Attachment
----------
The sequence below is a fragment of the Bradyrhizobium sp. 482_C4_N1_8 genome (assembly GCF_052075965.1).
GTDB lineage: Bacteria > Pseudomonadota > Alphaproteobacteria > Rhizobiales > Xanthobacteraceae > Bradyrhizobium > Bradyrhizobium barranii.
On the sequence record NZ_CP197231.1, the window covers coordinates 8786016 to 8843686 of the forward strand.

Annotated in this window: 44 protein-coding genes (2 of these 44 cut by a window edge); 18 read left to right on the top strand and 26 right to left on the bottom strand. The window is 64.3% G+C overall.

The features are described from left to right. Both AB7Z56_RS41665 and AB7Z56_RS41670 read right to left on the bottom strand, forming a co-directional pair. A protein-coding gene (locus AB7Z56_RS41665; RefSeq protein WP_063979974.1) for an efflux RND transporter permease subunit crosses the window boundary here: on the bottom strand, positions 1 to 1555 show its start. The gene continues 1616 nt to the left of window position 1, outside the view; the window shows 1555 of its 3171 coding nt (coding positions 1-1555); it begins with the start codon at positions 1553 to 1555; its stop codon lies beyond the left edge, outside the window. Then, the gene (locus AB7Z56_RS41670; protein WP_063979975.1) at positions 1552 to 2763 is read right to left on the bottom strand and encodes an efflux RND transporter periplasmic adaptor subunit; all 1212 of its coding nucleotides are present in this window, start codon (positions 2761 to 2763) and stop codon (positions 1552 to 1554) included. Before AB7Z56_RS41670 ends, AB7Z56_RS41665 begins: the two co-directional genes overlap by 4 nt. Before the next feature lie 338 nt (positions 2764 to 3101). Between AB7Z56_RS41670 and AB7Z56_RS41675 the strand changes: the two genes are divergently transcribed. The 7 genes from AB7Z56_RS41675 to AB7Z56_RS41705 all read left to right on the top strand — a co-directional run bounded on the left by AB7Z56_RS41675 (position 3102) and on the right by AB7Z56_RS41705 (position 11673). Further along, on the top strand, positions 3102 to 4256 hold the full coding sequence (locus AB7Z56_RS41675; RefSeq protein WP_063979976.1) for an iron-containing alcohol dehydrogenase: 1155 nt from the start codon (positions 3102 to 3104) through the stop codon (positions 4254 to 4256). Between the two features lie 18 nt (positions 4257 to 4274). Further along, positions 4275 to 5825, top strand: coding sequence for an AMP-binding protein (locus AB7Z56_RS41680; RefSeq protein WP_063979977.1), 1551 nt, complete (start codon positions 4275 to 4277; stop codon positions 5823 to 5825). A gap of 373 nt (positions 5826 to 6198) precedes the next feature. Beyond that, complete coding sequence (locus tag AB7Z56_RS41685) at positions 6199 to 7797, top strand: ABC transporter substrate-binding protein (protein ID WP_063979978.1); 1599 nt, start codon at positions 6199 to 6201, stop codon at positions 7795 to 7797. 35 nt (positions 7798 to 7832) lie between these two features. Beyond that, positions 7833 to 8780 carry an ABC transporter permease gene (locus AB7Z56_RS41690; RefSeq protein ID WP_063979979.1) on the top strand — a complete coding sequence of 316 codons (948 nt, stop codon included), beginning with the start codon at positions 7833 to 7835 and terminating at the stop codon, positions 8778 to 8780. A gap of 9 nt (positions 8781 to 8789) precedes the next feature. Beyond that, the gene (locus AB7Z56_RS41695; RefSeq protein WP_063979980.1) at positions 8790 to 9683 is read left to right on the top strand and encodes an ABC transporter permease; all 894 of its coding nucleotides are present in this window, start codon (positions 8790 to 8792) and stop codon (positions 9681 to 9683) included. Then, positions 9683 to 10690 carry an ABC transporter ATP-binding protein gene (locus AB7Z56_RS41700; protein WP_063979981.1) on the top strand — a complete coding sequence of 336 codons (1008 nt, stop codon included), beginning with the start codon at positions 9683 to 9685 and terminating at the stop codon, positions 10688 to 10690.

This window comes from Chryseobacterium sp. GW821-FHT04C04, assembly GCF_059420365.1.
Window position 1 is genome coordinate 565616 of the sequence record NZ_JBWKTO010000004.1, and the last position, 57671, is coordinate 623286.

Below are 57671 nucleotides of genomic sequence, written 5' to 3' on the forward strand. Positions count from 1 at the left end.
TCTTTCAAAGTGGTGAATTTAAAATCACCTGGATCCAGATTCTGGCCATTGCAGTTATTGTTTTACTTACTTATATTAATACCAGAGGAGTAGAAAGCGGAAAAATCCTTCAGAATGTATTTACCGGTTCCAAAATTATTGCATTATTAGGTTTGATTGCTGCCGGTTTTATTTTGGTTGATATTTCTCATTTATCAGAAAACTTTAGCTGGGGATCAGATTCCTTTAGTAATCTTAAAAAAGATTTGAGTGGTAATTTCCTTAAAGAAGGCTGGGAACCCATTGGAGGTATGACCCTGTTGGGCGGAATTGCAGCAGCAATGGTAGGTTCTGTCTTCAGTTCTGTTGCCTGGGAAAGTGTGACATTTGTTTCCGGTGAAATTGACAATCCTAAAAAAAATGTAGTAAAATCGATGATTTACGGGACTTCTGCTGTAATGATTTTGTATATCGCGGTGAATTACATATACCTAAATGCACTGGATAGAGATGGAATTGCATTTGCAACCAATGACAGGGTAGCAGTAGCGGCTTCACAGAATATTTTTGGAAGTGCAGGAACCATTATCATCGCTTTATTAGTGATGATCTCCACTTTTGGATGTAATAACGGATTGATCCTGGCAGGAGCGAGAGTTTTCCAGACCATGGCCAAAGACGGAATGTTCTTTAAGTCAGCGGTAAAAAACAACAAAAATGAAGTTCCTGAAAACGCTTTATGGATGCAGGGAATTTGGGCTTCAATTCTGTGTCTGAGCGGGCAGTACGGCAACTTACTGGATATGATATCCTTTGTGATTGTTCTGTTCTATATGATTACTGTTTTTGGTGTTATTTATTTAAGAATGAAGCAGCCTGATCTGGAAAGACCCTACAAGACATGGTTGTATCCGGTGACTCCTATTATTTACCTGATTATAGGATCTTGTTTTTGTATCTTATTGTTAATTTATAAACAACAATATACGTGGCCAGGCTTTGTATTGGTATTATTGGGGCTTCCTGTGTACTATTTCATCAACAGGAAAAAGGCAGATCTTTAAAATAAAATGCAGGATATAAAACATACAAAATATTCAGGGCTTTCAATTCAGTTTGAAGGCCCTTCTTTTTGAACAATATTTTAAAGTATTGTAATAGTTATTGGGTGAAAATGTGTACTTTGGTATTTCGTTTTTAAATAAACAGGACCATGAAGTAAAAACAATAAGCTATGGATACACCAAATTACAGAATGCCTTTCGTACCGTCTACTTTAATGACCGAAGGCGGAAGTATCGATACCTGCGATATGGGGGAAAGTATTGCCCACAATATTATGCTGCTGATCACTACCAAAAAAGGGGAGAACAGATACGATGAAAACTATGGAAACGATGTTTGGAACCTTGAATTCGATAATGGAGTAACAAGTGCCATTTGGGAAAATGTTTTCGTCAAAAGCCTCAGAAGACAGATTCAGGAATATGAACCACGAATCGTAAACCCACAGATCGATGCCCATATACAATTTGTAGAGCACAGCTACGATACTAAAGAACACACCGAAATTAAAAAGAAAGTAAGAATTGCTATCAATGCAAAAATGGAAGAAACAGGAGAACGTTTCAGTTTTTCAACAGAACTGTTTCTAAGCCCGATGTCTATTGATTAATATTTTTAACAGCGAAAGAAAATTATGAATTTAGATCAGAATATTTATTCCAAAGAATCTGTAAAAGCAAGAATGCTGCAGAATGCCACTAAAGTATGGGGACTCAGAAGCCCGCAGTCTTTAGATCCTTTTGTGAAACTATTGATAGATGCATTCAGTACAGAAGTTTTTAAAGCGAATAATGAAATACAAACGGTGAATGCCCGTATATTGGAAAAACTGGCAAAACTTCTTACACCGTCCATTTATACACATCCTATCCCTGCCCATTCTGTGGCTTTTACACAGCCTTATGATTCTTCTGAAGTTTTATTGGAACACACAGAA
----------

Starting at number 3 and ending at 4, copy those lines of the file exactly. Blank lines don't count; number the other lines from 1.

On the sequence record NZ_CP197231.1, the window covers coordinates 8786016 to 8843686 of the forward strand.

Annotated in this window: 44 protein-coding genes (2 of these 44 cut by a window edge); 18 read left to right on the top strand and 26 right to left on the bottom strand. The window is 64.3% G+C overall.